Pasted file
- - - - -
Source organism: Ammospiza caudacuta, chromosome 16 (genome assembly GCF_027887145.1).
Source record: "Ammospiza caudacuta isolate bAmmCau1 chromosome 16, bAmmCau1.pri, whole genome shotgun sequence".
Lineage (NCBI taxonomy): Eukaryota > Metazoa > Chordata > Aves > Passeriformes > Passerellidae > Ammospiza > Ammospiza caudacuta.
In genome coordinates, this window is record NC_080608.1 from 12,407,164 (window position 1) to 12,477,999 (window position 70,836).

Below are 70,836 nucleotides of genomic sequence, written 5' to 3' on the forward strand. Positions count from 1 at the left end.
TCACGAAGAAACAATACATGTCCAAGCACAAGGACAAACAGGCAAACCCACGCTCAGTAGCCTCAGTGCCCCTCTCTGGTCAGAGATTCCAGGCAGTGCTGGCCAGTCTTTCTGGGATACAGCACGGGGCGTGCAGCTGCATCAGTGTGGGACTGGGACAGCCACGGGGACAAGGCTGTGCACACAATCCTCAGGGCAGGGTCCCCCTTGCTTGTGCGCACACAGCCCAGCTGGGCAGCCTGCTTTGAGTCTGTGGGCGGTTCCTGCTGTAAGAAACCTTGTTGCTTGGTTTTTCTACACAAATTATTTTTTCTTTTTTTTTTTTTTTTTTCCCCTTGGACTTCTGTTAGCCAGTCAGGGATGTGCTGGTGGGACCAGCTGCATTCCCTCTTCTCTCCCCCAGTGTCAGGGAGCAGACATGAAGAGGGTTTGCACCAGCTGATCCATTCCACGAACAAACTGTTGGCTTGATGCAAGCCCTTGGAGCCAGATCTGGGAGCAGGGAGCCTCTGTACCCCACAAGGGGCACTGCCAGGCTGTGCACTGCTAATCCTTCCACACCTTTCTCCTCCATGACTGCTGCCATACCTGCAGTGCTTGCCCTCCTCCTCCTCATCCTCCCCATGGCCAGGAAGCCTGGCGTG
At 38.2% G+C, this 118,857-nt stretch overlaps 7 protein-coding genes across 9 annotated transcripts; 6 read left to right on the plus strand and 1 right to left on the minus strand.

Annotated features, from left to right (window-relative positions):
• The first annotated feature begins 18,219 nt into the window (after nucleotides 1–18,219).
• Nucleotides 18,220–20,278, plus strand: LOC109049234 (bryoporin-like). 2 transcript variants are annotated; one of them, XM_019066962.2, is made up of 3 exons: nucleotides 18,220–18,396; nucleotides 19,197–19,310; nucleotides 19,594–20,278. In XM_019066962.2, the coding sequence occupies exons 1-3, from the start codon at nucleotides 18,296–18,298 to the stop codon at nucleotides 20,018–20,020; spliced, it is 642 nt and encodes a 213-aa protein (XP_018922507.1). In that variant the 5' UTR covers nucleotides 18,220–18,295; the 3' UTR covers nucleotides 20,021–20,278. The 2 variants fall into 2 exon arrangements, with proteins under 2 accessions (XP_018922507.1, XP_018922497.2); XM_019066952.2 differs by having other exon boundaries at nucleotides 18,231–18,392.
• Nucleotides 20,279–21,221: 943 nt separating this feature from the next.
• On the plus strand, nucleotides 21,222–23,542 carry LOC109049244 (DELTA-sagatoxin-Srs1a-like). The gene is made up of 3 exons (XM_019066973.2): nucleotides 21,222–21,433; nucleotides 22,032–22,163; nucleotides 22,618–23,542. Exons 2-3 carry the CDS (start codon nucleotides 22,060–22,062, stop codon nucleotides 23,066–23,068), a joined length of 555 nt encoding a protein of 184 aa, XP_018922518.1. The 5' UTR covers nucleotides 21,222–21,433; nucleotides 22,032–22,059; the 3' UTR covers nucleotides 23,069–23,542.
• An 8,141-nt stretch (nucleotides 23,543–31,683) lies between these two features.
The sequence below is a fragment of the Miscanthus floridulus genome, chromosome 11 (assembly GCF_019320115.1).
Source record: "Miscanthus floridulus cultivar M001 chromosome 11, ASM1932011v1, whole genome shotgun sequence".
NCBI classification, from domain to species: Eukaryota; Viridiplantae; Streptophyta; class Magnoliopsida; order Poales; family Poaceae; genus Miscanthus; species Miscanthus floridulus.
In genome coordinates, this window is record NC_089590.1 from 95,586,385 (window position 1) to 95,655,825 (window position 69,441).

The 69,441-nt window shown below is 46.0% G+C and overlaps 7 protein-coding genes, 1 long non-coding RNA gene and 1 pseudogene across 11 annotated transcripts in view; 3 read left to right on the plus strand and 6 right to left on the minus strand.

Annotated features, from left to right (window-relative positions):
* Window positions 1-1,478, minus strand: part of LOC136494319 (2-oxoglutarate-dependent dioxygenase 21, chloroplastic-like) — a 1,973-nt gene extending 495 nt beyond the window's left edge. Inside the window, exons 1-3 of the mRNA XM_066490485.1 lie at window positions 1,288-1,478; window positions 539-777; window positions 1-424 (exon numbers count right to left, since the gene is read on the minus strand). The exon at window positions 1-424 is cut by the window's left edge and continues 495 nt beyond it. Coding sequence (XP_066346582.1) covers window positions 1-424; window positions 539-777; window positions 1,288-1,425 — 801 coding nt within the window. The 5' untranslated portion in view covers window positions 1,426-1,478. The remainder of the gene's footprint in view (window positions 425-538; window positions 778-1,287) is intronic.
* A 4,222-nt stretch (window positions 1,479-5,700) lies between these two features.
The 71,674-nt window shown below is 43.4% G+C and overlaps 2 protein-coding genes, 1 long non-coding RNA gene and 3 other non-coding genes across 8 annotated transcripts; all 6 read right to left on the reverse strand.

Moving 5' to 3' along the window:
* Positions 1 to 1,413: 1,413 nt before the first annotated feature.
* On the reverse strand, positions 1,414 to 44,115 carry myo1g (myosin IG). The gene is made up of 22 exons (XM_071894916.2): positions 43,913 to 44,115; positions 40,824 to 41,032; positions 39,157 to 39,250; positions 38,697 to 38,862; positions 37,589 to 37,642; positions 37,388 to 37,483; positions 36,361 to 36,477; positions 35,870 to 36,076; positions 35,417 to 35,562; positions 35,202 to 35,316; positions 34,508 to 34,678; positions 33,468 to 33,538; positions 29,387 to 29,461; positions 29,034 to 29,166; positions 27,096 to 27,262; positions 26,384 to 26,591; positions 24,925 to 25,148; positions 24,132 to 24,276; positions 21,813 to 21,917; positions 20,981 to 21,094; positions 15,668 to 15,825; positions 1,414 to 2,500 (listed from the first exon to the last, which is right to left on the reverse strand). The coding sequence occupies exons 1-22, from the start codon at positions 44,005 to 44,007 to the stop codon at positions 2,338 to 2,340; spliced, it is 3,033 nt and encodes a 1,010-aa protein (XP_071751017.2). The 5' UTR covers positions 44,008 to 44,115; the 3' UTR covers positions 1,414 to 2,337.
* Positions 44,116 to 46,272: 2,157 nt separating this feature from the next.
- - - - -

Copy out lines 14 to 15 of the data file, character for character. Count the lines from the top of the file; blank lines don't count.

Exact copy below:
The sequence below is a fragment of the Miscanthus floridulus genome, chromosome 11 (assembly GCF_019320115.1).
Source record: "Miscanthus floridulus cultivar M001 chromosome 11, ASM1932011v1, whole genome shotgun sequence".